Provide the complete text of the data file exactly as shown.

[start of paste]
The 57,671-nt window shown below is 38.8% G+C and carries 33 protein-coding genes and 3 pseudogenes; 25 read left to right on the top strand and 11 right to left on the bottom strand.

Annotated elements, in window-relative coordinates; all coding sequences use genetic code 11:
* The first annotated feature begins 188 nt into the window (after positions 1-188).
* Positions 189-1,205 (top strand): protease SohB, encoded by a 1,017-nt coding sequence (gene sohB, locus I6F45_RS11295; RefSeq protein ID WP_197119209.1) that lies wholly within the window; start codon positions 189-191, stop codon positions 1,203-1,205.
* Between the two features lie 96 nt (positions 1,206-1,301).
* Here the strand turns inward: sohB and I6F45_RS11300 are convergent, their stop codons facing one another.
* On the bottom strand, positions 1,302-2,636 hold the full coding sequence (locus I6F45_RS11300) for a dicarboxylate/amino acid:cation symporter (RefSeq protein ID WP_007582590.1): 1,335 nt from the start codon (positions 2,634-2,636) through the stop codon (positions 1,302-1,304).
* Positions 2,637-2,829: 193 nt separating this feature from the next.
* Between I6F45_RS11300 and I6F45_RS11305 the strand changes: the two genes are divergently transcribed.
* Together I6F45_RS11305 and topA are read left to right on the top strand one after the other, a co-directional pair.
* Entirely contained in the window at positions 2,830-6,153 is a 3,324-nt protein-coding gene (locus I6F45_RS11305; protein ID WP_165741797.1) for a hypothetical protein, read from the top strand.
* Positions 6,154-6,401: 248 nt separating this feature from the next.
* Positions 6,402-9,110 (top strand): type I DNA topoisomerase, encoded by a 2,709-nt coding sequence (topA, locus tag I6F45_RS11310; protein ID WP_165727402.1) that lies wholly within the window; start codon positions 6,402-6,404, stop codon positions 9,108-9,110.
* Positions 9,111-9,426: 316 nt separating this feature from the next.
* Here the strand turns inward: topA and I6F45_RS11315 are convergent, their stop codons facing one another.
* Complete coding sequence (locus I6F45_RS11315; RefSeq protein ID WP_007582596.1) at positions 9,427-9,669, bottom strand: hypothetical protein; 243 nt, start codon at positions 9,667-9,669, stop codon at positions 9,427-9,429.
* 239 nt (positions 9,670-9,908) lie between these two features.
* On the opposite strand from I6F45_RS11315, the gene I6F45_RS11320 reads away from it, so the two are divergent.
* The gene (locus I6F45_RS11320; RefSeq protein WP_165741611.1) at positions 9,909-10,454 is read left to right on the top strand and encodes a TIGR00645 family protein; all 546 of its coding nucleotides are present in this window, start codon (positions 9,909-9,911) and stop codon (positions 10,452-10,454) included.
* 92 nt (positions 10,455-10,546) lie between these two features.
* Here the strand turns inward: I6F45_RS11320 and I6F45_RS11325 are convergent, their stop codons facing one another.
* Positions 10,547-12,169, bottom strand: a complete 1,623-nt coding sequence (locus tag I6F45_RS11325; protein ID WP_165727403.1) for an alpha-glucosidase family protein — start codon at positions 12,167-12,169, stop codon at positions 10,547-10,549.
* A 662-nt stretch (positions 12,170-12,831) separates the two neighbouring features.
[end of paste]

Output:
The 57,671-nt window shown below is 38.8% G+C and carries 33 protein-coding genes and 3 pseudogenes; 25 read left to right on the top strand and 11 right to left on the bottom strand.

Annotated elements, in window-relative coordinates; all coding sequences use genetic code 11:
* The first annotated feature begins 188 nt into the window (after positions 1-188).
* Positions 189-1,205 (top strand): protease SohB, encoded by a 1,017-nt coding sequence (gene sohB, locus I6F45_RS11295; RefSeq protein ID WP_197119209.1) that lies wholly within the window; start codon positions 189-191, stop codon positions 1,203-1,205.
* Between the two features lie 96 nt (positions 1,206-1,301).
* Here the strand turns inward: sohB and I6F45_RS11300 are convergent, their stop codons facing one another.
* On the bottom strand, positions 1,302-2,636 hold the full coding sequence (locus I6F45_RS11300) for a dicarboxylate/amino acid:cation symporter (RefSeq protein ID WP_007582590.1): 1,335 nt from the start codon (positions 2,634-2,636) through the stop codon (positions 1,302-1,304).
* Positions 2,637-2,829: 193 nt separating this feature from the next.
* Between I6F45_RS11300 and I6F45_RS11305 the strand changes: the two genes are divergently transcribed.
* Together I6F45_RS11305 and topA are read left to right on the top strand one after the other, a co-directional pair.
* Entirely contained in the window at positions 2,830-6,153 is a 3,324-nt protein-coding gene (locus I6F45_RS11305; protein ID WP_165741797.1) for a hypothetical protein, read from the top strand.
* Positions 6,154-6,401: 248 nt separating this feature from the next.
* Positions 6,402-9,110 (top strand): type I DNA topoisomerase, encoded by a 2,709-nt coding sequence (topA, locus tag I6F45_RS11310; protein ID WP_165727402.1) that lies wholly within the window; start codon positions 6,402-6,404, stop codon positions 9,108-9,110.
* Positions 9,111-9,426: 316 nt separating this feature from the next.
* Here the strand turns inward: topA and I6F45_RS11315 are convergent, their stop codons facing one another.
* Complete coding sequence (locus I6F45_RS11315; RefSeq protein ID WP_007582596.1) at positions 9,427-9,669, bottom strand: hypothetical protein; 243 nt, start codon at positions 9,667-9,669, stop codon at positions 9,427-9,429.
* 239 nt (positions 9,670-9,908) lie between these two features.
* On the opposite strand from I6F45_RS11315, the gene I6F45_RS11320 reads away from it, so the two are divergent.
* The gene (locus I6F45_RS11320; RefSeq protein WP_165741611.1) at positions 9,909-10,454 is read left to right on the top strand and encodes a TIGR00645 family protein; all 546 of its coding nucleotides are present in this window, start codon (positions 9,909-9,911) and stop codon (positions 10,452-10,454) included.
* 92 nt (positions 10,455-10,546) lie between these two features.
* Here the strand turns inward: I6F45_RS11320 and I6F45_RS11325 are convergent, their stop codons facing one another.
* Positions 10,547-12,169, bottom strand: a complete 1,623-nt coding sequence (locus tag I6F45_RS11325; protein ID WP_165727403.1) for an alpha-glucosidase family protein — start codon at positions 12,167-12,169, stop codon at positions 10,547-10,549.
* A 662-nt stretch (positions 12,170-12,831) separates the two neighbouring features.